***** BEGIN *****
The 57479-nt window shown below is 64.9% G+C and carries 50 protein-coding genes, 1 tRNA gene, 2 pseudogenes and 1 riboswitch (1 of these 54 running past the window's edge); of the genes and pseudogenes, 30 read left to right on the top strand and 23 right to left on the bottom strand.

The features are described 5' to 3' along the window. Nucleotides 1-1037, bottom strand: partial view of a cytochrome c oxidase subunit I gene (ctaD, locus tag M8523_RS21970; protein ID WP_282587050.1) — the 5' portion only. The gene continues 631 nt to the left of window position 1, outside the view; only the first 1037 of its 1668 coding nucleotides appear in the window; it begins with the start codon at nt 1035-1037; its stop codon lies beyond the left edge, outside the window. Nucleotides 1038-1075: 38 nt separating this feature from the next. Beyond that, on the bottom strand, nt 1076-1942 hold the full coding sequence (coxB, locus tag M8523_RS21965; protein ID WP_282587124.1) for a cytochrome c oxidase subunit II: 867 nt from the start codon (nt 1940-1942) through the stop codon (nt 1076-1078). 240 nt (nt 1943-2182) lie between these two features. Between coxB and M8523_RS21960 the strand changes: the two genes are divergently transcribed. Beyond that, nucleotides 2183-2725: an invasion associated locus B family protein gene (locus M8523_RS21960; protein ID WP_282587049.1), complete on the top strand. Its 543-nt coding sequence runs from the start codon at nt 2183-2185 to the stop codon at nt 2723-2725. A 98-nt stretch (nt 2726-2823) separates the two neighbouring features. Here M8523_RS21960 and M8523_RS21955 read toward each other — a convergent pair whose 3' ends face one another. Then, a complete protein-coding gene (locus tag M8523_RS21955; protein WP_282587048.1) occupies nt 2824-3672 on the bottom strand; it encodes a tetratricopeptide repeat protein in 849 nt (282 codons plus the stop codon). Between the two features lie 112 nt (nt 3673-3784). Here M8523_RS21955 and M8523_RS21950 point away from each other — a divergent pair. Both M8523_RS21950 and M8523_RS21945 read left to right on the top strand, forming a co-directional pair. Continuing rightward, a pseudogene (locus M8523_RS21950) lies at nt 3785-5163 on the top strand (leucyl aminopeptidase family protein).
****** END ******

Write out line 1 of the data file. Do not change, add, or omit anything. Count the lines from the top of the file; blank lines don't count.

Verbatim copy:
The 57479-nt window shown below is 64.9% G+C and carries 50 protein-coding genes, 1 tRNA gene, 2 pseudogenes and 1 riboswitch (1 of these 54 running past the window's edge); of the genes and pseudogenes, 30 read left to right on the top strand and 23 right to left on the bottom strand.